The Bank of Japan is set to hold their monetary meeting across 17 – 18 January 2022, with the meeting bringing about its latest outlook on growth and inflation.
Policy tools to remain unchanged, but outlook will be in focus
The upcoming meeting is largely expected to see the Bank of Japan (BOJ) keeping its current policy stance unchanged. This includes keeping in place its target of -0.1% for short-term rates and 0% for the 10-year bond yield, under its policy of negative interest rate policy (NIRP) and yield curve control (YCC). This comes as the country faces a fresh wave of virus resurgences, seemingly on track to surpass its virus peak in August last year.
With Japan extending most border restrictions until end of February to tackle virus spreads, a step away from its accommodative stance seems unlikely and the BOJ has the room to exercise patience in its policy settings with inflation still way below its target. Its latest core consumer price index (CPI) figure pointed to a 0.5% increase year-on-year (YoY), compared to the central bank's goal of 2%.
The focus for the upcoming meeting will instead lie on its latest outlook report, with fresh updates on growth and inflation expectations. While the economy continues to be on the path of recovery, global supply chain disruptions and a resurgence in Covid-19 pandemic cases pose near-term downside risks to its fiscal 2021 growth outlook. That said, any downward revision may likely be offset by an upward revision into fiscal 2022, with Japan PM Fumio Kishida’s upcoming fiscal stimulus package expected to provide some support for growth ahead.
With the large divergence between the firms’ costs and consumer prices, further cost pass-through to consumers may also likely lead to an upward revision to inflation forecast. For now, this may still seem to be positive for Japan by pulling away from its previous struggle with deflation and the absence of any significant jump near the 2% mark may likely bring about little surprise.
Source: Statistics Bureau of Japan
With global central banks increasingly shifting towards policy normalisation, any longer-term policy outlook guidance from the BOJ will also be on watch. While its accommodative policy is largely expected to remain near-term, the BOJ has increasingly taken some steps towards normalisation. The previous meeting saw the central bank revealing plans to scale back its purchases of corporate bonds and commercial paper after the March 2022 timeline. Recent reports suggest that there may be some discussions between policymakers on how soon they can start telegraphing an eventual interest rate hike.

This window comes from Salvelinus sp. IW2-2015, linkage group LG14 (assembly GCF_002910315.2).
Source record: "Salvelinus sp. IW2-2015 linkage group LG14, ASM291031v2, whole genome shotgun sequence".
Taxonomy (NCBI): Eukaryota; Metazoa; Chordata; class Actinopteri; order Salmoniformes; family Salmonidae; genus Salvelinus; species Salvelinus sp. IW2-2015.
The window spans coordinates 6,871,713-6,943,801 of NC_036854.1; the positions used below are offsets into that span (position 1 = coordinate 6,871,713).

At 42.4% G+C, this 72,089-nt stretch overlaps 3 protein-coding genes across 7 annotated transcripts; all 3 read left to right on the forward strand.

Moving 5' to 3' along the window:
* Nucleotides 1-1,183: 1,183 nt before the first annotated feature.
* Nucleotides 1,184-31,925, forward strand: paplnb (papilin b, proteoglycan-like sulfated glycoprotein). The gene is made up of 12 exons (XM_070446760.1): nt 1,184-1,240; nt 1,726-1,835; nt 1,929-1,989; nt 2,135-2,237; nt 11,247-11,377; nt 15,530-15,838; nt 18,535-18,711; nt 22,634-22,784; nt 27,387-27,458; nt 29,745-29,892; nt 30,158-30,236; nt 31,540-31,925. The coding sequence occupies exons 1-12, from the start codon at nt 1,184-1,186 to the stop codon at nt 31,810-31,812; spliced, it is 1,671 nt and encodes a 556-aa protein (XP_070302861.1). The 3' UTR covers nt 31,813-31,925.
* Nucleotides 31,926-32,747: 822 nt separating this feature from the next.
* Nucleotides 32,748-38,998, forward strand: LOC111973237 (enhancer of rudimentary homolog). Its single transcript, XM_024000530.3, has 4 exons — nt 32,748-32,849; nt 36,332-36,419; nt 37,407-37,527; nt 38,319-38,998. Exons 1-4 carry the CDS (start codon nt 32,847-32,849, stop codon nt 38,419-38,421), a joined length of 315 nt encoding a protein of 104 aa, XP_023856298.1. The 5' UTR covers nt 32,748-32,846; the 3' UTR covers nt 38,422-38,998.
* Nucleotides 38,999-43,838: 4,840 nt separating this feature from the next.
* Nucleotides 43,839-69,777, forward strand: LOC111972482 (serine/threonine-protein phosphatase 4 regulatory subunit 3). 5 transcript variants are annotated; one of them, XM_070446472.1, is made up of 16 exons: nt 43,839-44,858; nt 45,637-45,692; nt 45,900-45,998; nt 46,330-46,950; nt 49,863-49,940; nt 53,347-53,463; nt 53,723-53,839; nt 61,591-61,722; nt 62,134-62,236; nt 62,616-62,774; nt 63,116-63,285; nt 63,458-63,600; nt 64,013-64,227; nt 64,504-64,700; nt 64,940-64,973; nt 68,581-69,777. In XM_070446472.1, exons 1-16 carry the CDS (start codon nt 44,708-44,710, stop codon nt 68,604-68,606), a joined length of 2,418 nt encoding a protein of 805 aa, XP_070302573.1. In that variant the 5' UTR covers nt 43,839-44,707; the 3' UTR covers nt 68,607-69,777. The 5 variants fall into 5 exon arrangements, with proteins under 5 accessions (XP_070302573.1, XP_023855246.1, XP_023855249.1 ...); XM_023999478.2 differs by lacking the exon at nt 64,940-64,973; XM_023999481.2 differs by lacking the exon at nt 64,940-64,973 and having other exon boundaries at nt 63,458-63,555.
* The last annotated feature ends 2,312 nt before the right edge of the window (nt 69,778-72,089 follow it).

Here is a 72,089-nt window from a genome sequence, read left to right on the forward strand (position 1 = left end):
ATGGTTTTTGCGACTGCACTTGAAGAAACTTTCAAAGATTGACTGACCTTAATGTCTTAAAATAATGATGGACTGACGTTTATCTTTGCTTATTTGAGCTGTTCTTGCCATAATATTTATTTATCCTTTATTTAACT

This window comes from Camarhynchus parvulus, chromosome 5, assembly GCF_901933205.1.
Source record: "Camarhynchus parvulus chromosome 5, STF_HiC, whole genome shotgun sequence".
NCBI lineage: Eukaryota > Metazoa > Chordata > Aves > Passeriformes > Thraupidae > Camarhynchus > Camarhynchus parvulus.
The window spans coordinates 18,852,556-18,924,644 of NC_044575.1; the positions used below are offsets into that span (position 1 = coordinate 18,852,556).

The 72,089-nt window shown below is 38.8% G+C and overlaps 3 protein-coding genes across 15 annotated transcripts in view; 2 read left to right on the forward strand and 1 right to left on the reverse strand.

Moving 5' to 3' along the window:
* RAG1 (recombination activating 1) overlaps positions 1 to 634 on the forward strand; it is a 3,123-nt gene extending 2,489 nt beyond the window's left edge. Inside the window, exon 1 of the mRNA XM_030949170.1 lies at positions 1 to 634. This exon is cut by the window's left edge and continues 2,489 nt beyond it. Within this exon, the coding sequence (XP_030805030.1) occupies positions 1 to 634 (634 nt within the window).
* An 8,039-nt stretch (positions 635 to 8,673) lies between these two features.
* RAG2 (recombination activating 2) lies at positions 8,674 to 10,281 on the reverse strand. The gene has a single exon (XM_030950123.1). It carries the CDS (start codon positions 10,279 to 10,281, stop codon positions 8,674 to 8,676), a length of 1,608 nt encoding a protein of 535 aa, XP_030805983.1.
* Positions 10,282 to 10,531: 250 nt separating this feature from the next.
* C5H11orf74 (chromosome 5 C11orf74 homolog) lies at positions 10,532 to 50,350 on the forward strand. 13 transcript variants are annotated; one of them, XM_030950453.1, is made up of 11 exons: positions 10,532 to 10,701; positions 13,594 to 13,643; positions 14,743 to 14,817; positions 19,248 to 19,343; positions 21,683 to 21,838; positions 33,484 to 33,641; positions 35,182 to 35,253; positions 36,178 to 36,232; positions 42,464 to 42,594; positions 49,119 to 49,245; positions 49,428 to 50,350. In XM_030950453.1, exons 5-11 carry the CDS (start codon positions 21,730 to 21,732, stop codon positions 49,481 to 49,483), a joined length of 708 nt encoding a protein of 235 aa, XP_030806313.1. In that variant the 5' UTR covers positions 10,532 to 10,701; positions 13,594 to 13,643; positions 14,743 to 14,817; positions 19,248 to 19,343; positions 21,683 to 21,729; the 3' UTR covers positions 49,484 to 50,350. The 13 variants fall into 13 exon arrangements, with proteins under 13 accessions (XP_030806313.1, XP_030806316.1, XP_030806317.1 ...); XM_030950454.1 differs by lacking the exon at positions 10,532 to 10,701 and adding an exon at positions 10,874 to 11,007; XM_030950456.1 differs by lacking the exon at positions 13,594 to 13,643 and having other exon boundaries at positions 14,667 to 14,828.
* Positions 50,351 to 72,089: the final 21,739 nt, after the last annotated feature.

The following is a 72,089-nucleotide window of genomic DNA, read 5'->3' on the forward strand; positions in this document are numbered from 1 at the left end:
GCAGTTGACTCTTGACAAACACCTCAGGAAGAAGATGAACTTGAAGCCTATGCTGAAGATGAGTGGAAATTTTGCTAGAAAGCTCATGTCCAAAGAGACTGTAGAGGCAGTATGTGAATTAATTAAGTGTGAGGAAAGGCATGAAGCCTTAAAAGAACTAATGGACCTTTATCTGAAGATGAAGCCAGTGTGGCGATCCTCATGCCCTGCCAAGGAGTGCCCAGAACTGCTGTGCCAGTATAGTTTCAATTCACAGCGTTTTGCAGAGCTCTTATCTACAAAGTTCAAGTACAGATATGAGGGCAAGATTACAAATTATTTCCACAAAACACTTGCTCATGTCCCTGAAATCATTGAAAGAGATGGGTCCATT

With markets riding on the belief that the BOJ may keep rates unchanged until inflation nears 2%, any hints from the BOJ meeting which challenge this view may provide a positive surprise for the yen by suggesting that the markets may have been underestimating the shift in the BOJ’s stance.
Japan 225 riding on some cautious mood
On the four-hour chart, an upward trendline seems to be serving as a support line for Japan 225 index, having held prices up on at least five previous occasions. That may seem to put the 28,000 level on watch. Recent bottoms are also met with higher lows on the moving average convergence divergence (MACD) indicator, suggesting that prices may attempt to go higher in the near-term. That said, the longer-term movement remains uncertain for now, considering that the index has been largely trading within a consolidation pattern since January last year. Any upside ahead may potentially face resistance at the 28,800, where prices failed to break above in two occasions over the past week.
Source: IG charts
USD/JPY seeing recent downward pressure
The USD/JPY has pulled back from its recent higher highs, with a bearish MACD crossover suggesting near-term momentum to the downside. Past instances seem to suggest that USD/JPY movement may be driven by external factors, with a lesser extent coming from the BoJ meeting.
Despite Federal Reserve (Fed) officials supporting a tighter monetary policy and US CPI at its highest level in nearly 40 years, the US dollar has been seeing some selling pressure, with market expectations having largely priced for a March’s Fed rate hike and overall three to four hikes through 2022. That said, continued climbs in the US Treasury yields may be a catalyst to limit further downside for US dollar, with the 113.10 level on watch as potential support for the USD/JPY pair.
Source: IG charts
17 January 2022